Academic journal article Journal of Tourism Challenges and Trends

Tourist Destination: Demand-Motivating Factors in Israel's Domestic Tourism

Academic journal article Journal of Tourism Challenges and Trends

Tourist Destination: Demand-Motivating Factors in Israel's Domestic Tourism

Article excerpt

Introduction

Identifying the factors that bring tourists to a destination and examining the theoretical basis for their applicability is a major field of tourism research. The tourist destination as an attractive location for tourists to spend a limited amount of time (Pike, 2004) has been investigated extensively over the recent decades (Formica, 2000; Morrison, 2013; Ernst & Young, 2006). Among the research conducted so far, one can find research on the factors that affect the tourists' motivation to arrive at the specific tourist destination due to the perception of this particular destination as attractive. This topic's importance has prompted researchers to examine the effects on the tourist destination's demand and its success to attract tourists (Crouch & Ritchie, 1999). Moreover, it instigated research on the ways tourists perceive a destination (Ibrahim & Gill, 2005). The multitude of tourism destinations, both international and domestic, creates an intense marketing competition, thus generating the need to comprehend the factors that influence the customer's choice of destination. The way in which a perception regarding a destination is formed (Cai, 2002) characterizes the destination's competitive identity (Anholt, 2009) and conjures expectations (Herman, 2002) that affect the consumers (Kapferer, 2008) and evoke greater demand for the said destination. Literature emphasizes that the gap between consumers' expectations (potential customers) and the implementation in practice (actual customers) is problematic and should be minimized (Parasuraman, Zeithaml & Berry, 1985). The expectation from the destination to meet the expectations that entail certain factors is an important resource for the principle of anticipation, the manner in which one imagines the future, which affects both the performance (Coopperrider & Whinet, 2005) and the demand.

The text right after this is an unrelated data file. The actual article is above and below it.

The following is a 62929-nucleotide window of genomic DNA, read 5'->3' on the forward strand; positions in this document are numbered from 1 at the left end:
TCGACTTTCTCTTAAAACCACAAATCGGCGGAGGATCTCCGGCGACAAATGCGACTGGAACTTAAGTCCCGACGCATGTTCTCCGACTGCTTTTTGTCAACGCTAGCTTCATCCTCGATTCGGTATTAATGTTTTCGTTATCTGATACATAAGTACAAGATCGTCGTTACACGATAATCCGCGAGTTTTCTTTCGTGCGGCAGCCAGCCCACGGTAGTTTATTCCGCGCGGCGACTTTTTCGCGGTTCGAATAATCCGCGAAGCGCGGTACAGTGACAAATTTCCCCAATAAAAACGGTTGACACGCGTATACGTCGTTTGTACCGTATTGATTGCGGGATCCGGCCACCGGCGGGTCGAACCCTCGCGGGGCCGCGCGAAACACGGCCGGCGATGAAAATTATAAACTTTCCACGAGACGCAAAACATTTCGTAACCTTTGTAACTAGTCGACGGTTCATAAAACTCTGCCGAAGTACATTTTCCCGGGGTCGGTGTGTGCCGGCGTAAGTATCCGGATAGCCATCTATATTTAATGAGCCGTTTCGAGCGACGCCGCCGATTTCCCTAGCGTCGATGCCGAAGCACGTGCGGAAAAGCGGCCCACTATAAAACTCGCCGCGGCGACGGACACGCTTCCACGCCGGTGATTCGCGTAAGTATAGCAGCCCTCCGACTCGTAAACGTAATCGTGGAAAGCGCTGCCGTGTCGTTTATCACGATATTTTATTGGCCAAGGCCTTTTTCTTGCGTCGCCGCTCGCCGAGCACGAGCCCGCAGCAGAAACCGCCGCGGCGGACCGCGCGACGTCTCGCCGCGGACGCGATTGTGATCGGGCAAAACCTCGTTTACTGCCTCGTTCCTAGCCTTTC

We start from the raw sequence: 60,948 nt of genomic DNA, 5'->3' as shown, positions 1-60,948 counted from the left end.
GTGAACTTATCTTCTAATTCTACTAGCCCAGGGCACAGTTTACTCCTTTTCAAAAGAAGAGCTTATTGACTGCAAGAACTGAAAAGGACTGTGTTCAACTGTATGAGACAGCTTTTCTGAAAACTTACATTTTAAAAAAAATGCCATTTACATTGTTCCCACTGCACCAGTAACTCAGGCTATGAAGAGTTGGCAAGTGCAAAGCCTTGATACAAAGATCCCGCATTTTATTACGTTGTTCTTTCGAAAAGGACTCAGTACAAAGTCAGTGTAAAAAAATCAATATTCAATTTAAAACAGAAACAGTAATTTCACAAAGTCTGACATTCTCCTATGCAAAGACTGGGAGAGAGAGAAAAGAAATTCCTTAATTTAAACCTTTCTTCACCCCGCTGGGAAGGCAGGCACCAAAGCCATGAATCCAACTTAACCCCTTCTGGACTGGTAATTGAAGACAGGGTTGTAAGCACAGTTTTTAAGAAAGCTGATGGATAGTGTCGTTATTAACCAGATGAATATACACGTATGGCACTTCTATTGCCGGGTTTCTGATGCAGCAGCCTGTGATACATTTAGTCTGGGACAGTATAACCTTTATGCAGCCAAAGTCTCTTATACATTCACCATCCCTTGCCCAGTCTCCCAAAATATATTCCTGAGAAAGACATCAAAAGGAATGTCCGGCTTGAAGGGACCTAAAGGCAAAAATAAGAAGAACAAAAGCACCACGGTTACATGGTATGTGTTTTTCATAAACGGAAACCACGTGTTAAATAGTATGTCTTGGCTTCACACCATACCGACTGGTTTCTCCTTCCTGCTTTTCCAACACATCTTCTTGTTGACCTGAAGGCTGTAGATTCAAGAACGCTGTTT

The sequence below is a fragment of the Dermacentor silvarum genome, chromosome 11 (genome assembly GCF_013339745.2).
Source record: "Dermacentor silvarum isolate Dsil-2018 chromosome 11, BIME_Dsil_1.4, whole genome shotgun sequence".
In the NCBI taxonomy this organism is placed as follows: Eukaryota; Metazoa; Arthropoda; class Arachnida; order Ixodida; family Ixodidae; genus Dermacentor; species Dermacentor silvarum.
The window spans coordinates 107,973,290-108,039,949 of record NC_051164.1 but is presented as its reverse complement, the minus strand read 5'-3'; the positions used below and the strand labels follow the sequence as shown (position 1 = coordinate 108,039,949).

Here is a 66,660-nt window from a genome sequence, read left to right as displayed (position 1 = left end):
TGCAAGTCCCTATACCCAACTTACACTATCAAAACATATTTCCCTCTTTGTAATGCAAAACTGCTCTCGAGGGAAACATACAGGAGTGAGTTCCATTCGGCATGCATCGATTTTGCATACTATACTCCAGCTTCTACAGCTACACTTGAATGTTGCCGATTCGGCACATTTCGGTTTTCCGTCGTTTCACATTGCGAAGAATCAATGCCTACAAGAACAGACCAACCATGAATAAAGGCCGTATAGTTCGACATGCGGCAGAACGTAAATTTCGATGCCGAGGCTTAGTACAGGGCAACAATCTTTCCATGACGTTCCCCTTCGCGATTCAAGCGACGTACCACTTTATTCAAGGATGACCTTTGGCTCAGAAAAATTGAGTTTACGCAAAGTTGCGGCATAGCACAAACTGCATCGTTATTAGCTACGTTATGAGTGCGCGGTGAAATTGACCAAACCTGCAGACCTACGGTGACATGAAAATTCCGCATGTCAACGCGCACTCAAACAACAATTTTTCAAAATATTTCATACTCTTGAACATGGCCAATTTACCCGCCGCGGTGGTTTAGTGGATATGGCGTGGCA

Thus, the potential customers are stimulated by expectations of certain factors that they wish to find at the target destination (Carvalho, 2011). It is important to know how the customer perceives the touristic product upon arrival in relation to their preconceptions of this destination (Tsang & Qu, 2000).

Several questions arise in view of the above:

A. What are the factors that influence and increase the demand for a destination?

B. Are certain factors more important than others?

C. Does each tourist destination have different attraction factors that increase the destination's demand?

D. How do potential customers, compared to actual customers, perceive these factors?

Browsing through professional literature on this subject, we have realized that there is a significant research gap regarding the possibility of presenting a fixed assortment of factors that affect the demand for domestic tourism in general and tourism in Israel in particular. An overview of the professional literature on the subject reveals eleven factors that influence tourism demand. These factors are: vacation experience, attractions, image, unique identity, the quality of the hotels, recreation and shopping venues, emotional identification, awareness, entertainment events, cost of arrival and stay, and finally, information materials. We also found no study that encompasses an examination of all eleven factors we identify as interrelated ones that should be viewed as part of the whole, as we do in the present study.

The assumption in this study is that in domestic tourism the destination is considered as attractive based on characteristics of the target destination that the tourist expects to achieve. Moreover, we argue that these desirable factors vary in their desirability and in their relative importance and weight with regards to the respective destinations. Some are essential for the desirability of any destination; other factors are considered indispensable for some destinations and not for others. …

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